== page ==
Why were managed care organizations initially hesitant to use data mining applications?
One of the biggest hesitations would have to be cost to build an implement such a system. The technique depends on an organization having "clean" data to analyze, which requires data being scrubbed and moved to data warehouses. Many payers lack the money and manpower to build and maintain these warehouses. (Kongstvedt, P., Capagemini). In addition, internal politics and the numerous constituencies within a managed care organization can make it difficult to focus data mining efforts, says Scott Kozicki.
What has changed in this industry to adopt data mining?
The demand for more organizations to become more efficient, customers are demanding more and better services in shorter amounts of time. Another change would have to be HIPAA, which stands for Healthcare Information Portability and Accountability Act of 1996, it was a law that has many different facets to it one of which protects your private health information. The standards mandated by HIPAA have made the data "cleaner" and streamlines the analysis efforts.
What complexities arise when data mining is used in health care organizations?
One thing that makes data mining in health care organizations complex is just the same as what has helped get it going, HIPAA. Even though it has created standard rules for cleaning data, it requires that you encrypt information being transmitted over the internet, which adds costs to doing so. Some organizations only require it on certain transactions, but some want it done on every transaction. Doing this can increase the cost significantly causing it to raise the costs back up, making it not as feasible to use this practice.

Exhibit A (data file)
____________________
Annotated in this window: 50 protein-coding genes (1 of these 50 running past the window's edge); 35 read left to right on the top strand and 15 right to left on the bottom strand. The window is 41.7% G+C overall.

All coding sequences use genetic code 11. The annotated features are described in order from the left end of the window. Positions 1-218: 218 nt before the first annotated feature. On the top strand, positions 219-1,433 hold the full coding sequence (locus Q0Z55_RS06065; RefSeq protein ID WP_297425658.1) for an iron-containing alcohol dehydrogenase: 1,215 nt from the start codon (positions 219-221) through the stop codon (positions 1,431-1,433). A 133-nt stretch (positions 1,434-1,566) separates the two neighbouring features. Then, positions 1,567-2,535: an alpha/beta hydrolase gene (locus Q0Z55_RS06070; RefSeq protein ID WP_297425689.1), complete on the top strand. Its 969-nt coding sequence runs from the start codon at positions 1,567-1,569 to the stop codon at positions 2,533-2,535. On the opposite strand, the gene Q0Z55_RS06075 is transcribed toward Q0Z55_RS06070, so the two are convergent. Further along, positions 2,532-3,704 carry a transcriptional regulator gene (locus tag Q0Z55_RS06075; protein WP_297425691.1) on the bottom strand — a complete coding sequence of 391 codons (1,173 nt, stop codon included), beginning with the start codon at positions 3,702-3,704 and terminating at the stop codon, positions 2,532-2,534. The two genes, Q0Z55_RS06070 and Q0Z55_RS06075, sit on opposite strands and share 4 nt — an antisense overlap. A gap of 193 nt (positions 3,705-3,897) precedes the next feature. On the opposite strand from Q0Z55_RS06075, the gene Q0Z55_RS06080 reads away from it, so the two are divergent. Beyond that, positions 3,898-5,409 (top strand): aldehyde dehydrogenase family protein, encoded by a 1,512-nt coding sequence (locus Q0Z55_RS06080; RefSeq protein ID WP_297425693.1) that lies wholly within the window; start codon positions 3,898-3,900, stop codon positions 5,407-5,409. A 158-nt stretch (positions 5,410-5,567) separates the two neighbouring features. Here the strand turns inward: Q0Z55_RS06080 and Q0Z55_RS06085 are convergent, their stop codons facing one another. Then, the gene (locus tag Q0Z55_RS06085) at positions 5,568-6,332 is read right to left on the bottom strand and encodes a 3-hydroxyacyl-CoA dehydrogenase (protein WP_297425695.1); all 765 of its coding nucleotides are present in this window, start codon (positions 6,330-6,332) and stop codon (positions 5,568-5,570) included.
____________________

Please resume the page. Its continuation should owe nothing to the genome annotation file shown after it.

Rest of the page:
Assume you are an employer and that your managed care organization raises your rate based on the results of data mining and predictive modeling software. What are your opinions? What would help make up your mind in regards to adopting these rate...
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